GSAN: NYT diversity report | Floating astronaut misinfo | Fake Tom Cruise

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NYT diversity report | Floating astronaut misinfo | Fake Tom Cruise


Changing of the Times

Amid a focus on racial equity in American newsrooms and society at large, The New York Times on Feb. 24 published a report critical of its workplace culture and issued “A Call to Action” for reforms to make the company more diverse, equitable and inclusive. The report’s “central finding is that The Times is too often a difficult place to work for people of all backgrounds — particularly colleagues of color, and especially Black and Latino colleagues.”

Practices, systems, and the current environment at the Times — one of the largest and most influential news organizations in the country — do not allow for all staffers to thrive, the report noted. That reality “is particularly true for people of color, many of whom described unsettling and sometimes painful day-to-day workplace experiences.” Asian American women said they felt “invisible and unseen — to the point of being regularly called by the name of a different colleague of the same race, something other people of color described as well.” The report also highlighted a lack of leadership roles for Black and Latino employees.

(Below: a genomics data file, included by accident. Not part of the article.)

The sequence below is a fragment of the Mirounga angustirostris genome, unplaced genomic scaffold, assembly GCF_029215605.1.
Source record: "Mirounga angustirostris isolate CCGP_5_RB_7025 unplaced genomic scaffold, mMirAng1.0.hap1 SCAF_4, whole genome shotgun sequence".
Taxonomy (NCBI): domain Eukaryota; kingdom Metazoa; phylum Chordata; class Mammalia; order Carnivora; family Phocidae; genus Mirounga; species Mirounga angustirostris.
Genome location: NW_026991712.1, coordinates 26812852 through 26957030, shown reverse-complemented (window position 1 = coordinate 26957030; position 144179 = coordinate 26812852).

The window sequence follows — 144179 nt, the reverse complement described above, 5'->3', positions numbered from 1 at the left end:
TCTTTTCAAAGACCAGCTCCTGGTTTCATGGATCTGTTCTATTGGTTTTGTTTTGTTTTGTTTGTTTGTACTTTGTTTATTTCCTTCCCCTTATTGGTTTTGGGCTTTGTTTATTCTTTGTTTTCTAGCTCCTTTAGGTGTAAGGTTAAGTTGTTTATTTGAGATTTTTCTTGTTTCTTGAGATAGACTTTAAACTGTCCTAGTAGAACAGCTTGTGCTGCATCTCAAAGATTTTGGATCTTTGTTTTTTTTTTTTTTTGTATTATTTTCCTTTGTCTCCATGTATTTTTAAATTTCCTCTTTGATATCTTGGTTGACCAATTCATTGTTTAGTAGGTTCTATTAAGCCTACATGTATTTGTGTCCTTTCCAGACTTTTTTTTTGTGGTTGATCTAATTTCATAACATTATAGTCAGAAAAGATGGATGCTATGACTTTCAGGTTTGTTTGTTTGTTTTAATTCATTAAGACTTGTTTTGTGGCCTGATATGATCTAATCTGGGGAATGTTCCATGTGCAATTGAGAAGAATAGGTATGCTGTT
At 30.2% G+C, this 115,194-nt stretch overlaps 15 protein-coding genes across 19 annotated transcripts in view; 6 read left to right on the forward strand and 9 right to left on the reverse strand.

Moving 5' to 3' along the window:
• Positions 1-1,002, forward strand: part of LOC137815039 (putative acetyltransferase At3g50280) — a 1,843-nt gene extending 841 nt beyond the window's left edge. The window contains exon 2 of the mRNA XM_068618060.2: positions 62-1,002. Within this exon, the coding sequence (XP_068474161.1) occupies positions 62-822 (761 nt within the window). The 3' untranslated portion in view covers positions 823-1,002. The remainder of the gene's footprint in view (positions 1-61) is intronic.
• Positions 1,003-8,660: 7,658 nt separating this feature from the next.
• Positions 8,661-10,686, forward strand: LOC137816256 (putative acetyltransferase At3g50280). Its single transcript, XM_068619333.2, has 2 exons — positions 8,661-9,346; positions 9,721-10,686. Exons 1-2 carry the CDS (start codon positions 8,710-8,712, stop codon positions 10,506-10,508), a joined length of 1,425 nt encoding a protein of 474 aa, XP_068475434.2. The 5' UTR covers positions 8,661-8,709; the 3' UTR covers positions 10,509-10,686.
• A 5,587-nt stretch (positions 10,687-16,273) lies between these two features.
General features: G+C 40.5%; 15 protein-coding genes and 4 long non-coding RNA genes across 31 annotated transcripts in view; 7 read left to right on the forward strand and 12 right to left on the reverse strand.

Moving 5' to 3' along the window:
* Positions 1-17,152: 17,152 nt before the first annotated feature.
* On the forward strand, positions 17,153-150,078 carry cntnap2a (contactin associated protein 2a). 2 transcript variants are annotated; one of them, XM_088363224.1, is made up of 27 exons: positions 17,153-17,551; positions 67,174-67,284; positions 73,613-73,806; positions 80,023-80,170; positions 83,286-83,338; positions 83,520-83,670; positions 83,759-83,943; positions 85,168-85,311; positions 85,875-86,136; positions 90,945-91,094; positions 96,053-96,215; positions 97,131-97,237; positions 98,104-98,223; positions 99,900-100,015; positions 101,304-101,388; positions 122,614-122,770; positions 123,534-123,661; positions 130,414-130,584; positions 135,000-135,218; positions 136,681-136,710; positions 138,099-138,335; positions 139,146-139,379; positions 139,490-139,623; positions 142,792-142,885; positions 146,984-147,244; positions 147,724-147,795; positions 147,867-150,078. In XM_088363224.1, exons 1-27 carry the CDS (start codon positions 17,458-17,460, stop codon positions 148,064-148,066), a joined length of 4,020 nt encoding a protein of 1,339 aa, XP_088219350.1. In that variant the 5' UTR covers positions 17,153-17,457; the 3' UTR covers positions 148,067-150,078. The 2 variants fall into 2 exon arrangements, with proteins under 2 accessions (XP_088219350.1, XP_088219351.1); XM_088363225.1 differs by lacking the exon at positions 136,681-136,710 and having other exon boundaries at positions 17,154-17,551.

The findings acknowledged company successes, such as its transformation into a digital newsroom and efforts that have led to more people of color and women on staff, including some in leadership positions. But women of color in particular continue to lack adequate representation in top roles. (At the Times, “leadership” means “director and above on the business side and deputy and above in the newsroom.”)

Proposed reforms are detailed in the report, including improving management practices and “a goal of increasing the representation of Black and Latino colleagues in leadership by 50 percent by 2025.” The report said making the newsroom more diverse, equitable and inclusive will result in news coverage “that provides a truer, richer and more textured portrayal of the world.”


Viral rumor rundown